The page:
Malta in the Spotlight: Discover Wied il Għasri

Malta in the Spotlight: Discover Wied il Għasri

In this week’s series of Malta in the Spotlight: its straight to the enchanting island of Gozo to discover Wied il Għasri. But, before I whisk you away, let me tell you that of all the amazing things to see and do Wied il Għasri is an absolute!

Wied means valley in Maltese. A fitting name for a turquoise gorge stretching some 300 meters into a stunning bay. The valley is located on the north of Gozo and getting there is quite the adventure in itself. Of course, you can drive there, but, that’s not the only way. You can hike too, starting out from Dbieġi Hill, where you’ll soon discover Wied il Għasri flows between Żebbuġ and Ġordan Hill.

However, you choose to get to Wied il Għasri you’re in for a treat. It’s an unforgettable place, so today I thought I’d tell you about my first visit.

I can vividly remember the first time I stumbled onto Wied Il-Ghasri…

Through stubborn prickly pear branches, I made out two giant cliffs on either side, with a shock of blue flowing through effortlessly. A stark contrast to the lunchtime rush I left behind in Victoria only 20 minutes earlier. Saturdays tend to be a much quieter day to explore. But even for late May, it was oh so quiet—bar the odd buzzing from insects or the squabbling of a few birds.

As I stood atop of the valley, I couldn’t help but feel small, completely taken in by the beauty of the scene unfurling in front of me. There wasn’t anything else but nature’s touch—no beach facilities or anything else interfering with nature’s creation. So it was only right I stood there. You know, just to drink in the enormity of the moment.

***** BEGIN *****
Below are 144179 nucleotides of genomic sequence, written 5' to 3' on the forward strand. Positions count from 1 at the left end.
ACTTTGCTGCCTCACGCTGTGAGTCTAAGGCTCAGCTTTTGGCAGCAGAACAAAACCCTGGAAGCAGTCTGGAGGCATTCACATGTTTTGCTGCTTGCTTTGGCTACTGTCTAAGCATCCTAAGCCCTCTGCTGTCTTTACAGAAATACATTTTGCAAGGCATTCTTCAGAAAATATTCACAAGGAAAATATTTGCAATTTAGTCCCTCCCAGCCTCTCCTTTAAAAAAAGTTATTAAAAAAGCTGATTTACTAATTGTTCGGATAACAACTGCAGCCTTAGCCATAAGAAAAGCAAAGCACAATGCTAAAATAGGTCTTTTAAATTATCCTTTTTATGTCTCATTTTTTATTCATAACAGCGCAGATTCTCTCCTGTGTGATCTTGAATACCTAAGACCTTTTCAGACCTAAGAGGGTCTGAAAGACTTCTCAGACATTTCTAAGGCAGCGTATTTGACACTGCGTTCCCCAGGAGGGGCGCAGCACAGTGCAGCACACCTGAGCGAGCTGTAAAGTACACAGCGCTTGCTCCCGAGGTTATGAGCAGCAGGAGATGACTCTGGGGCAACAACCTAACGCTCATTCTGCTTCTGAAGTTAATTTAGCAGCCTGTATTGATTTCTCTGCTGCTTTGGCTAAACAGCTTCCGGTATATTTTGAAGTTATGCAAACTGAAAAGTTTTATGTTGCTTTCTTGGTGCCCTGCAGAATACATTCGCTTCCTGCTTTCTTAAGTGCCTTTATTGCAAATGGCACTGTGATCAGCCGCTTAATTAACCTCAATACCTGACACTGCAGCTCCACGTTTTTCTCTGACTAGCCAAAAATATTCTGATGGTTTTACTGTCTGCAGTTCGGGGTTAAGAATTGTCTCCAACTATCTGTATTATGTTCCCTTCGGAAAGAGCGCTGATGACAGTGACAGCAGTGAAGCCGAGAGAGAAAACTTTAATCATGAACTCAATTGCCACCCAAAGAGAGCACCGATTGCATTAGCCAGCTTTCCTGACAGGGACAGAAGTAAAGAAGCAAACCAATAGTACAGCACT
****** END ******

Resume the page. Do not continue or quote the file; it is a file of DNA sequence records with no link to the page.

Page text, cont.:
“You see, Wied Il-Ghasri has this ethereal and old-world charm. It’s just rugged limestone cliffs surrendering to the Mediterranean sea. And being here makes you feel lucky to have stumbled upon such natural beauty. The simplicity draws in all your senses, making you present to the scene,” I said aloud to my sister, my voice echoing in the stillness of the valley.

Eager to get closer for a better view, I navigated down a number of steep makeshift steps, silently thanking whoever it was that had cut into the face of the high cliffs. But I couldn’t get down fast enough. In that moment, the steps heightened the tension, becoming the antagonist in this tale, getting between me and Wied Il-Ghasri.

Walking down to the bay, the salty breeze picked up, and the taste of the sea was in the air. The silence was no more, and I began to hear the rhythmic pace of the marbled water strumming against the rugged cliffs—a sound so electric it gave me goosebumps.

Finally, I reached the bottom, excitedly stepping onto a tiny pebbly beach, the result of the power of the Mediterranean Sea. No one else was around, and the solitude amplified the feeling of being present—a moment when time stood still, and the world seemed to hush in awe.

I stood undistracted at the edge of the water and realised I had been holding my breath the entire time. I exhaled, watching the blue water flow seamlessly through the valley. Then I noticed the small underwater caves, remembering briefly that someone—I can’t think now—had mentioned this is a great diver’s spot.

I looked back up at the valley and down again, trying my hardest to commit this moment to memory. “We are always in a rush, moving through life on autopilot, but when was the last time you took a moment to just stop and stare?” I thought to myself. So I sat back on the pebbly beach, and that’s exactly what I did.

Published by Girl in Malta